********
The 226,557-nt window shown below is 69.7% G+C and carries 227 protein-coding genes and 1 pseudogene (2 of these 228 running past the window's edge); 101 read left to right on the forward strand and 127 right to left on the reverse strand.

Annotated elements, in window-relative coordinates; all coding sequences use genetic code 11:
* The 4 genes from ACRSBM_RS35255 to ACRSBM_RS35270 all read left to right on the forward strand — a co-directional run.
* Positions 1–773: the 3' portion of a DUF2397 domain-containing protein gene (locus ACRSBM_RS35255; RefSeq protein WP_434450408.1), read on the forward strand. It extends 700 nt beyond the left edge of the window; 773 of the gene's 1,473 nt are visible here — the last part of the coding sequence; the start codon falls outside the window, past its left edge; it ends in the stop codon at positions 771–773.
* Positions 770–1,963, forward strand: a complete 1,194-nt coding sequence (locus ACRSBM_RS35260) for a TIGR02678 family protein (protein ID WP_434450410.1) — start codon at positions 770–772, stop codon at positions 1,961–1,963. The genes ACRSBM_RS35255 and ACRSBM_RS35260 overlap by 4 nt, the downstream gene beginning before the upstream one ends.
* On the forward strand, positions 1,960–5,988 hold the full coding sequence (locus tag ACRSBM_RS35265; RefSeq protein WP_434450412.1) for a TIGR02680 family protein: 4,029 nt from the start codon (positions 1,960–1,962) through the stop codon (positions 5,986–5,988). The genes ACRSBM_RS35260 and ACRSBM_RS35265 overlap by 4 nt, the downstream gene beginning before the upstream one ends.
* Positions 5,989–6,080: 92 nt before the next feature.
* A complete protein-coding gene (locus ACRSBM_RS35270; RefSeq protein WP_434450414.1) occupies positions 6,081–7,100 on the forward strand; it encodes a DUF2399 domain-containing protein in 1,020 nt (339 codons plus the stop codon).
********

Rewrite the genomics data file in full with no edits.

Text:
The 226,557-nt window shown below is 69.7% G+C and carries 227 protein-coding genes and 1 pseudogene (2 of these 228 running past the window's edge); 101 read left to right on the forward strand and 127 right to left on the reverse strand.

Annotated elements, in window-relative coordinates; all coding sequences use genetic code 11:
* The 4 genes from ACRSBM_RS35255 to ACRSBM_RS35270 all read left to right on the forward strand — a co-directional run.
* Positions 1–773: the 3' portion of a DUF2397 domain-containing protein gene (locus ACRSBM_RS35255; RefSeq protein WP_434450408.1), read on the forward strand. It extends 700 nt beyond the left edge of the window; 773 of the gene's 1,473 nt are visible here — the last part of the coding sequence; the start codon falls outside the window, past its left edge; it ends in the stop codon at positions 771–773.
* Positions 770–1,963, forward strand: a complete 1,194-nt coding sequence (locus ACRSBM_RS35260) for a TIGR02678 family protein (protein ID WP_434450410.1) — start codon at positions 770–772, stop codon at positions 1,961–1,963. The genes ACRSBM_RS35255 and ACRSBM_RS35260 overlap by 4 nt, the downstream gene beginning before the upstream one ends.
* On the forward strand, positions 1,960–5,988 hold the full coding sequence (locus tag ACRSBM_RS35265; RefSeq protein WP_434450412.1) for a TIGR02680 family protein: 4,029 nt from the start codon (positions 1,960–1,962) through the stop codon (positions 5,986–5,988). The genes ACRSBM_RS35260 and ACRSBM_RS35265 overlap by 4 nt, the downstream gene beginning before the upstream one ends.
* Positions 5,989–6,080: 92 nt before the next feature.
* A complete protein-coding gene (locus ACRSBM_RS35270; RefSeq protein WP_434450414.1) occupies positions 6,081–7,100 on the forward strand; it encodes a DUF2399 domain-containing protein in 1,020 nt (339 codons plus the stop codon).